piggy3Today, March 1 is National Pig Day, which is cause to celebrate in Illinois because we are one of the nation’s top four pork producers. Pig Day is mostly celebrated in the Midwest since it is the home of the holiday. Pigs are an important part of diets and economies all over the world, our country and more specifically, our state.

Only North Carolina, Iowa and Minnesota outranked Illinois’ 1.9 billion pounds of pork production in 2011.

The pork industry contributes more than $1.8 billion to the state’s economy and generates more than $170 million in state taxes. On top of that, market hogs consume about 155 million bushels of corn each year, the equivalent of more than 911,000 acres. Market hogs also consume about 32 million bushels of soybeans.

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The famous Chicago architect Daniel Burnham is credited with the quote: “Make no little plans; they have no magic to stir men's blood.” As Illinois’ construction industry continues to add jobs and create inspiring places to live, work and enjoy, it is clear that developers are heeding Burnham’s advice.

Nearly 10 years after the start of the Great Recession, real estate development is once again thriving in Chicago. Around the city, there are encouraging signs of investment as cranes continue to rise at worksites, creating jobs and bringing residents into brand-new housing developments.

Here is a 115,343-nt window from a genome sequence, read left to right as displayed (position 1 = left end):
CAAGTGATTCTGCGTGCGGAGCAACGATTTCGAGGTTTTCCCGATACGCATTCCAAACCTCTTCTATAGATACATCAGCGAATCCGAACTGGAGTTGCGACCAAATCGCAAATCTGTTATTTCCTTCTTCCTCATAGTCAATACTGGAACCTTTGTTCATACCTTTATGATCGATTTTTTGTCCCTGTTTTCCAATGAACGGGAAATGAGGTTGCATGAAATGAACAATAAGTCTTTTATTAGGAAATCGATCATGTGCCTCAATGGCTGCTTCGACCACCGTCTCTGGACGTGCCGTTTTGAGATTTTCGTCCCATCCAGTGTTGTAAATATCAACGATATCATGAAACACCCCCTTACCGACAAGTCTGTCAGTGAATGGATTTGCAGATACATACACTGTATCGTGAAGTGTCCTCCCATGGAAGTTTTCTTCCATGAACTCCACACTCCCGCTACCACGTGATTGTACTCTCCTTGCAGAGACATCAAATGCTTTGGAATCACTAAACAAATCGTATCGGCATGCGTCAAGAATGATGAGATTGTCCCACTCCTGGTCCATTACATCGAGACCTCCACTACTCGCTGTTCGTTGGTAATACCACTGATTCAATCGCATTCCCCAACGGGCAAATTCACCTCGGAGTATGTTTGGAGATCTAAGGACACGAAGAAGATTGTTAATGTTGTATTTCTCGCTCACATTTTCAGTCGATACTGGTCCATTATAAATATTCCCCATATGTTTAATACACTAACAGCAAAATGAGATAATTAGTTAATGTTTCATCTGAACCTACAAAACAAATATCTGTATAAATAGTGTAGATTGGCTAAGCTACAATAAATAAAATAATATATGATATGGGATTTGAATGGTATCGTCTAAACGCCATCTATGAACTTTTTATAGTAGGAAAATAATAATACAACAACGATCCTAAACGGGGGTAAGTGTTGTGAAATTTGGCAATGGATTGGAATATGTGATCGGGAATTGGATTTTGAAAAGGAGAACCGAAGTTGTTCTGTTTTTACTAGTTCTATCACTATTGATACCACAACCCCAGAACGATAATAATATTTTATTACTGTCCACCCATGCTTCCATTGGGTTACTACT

Reports from the Chicago Department of Buildings suggest that 2017 was a record year for development in the city, with over 40,000 construction permits issued, a five-year high. Over the course of the year, 62 construction cranes towered above the city, up from 12 during the toughest stretch of the recession.

In Chicago, the birthplace of the skyscraper, there are 47 ongoing construction projects that will rise 100 feet or higher once completed. As recently as 10 years ago, such widespread and grand development would have been unthinkable.

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In honor of President Lincoln’s birthday, here are 16 facts that you probably didn’t know about our 16th president: Abraham Lincoln

1. Hours before he was assassinated, Lincoln signed legislation creating the U.S. Secret Service. 

2. Lincoln was a wrestler, and a talented one at that. He lost only one match, out of an estimated 300, and he is enshrined in the National Wrestling Hall of Fame.

3. Lincoln read the Bible every day, but he never belonged to an organized church.

4. He supported women’s suffrage in 1836 – more than 80 years before the passage of the 19th Amendment.

5. When Lincoln was nine years old, his mother died after drinking tainted milk from southern Indiana that contained poisonous white snakeroot.

6. Lincoln was scheduled to take part in a duel, but it was called off at the last second.

7. He was the first president to use a telegraph, have a beard, and to be born outside of the 13 original colonies.

8. John Wilkes Booth and Abraham Lincoln were photographed together at Lincoln’s second inauguration.

9. In 1864, someone shot at Lincoln and pierced his hat.

10. John Wilkes Booth’s brother, Edwin Booth, saved the life of Lincoln’s son Robert. The young Lincoln fell off a train platform in New Jersey and Booth’s brother pulled him from the tracks.

11. In his US Senate race against Douglas, Lincoln won the popular vote but lost the election.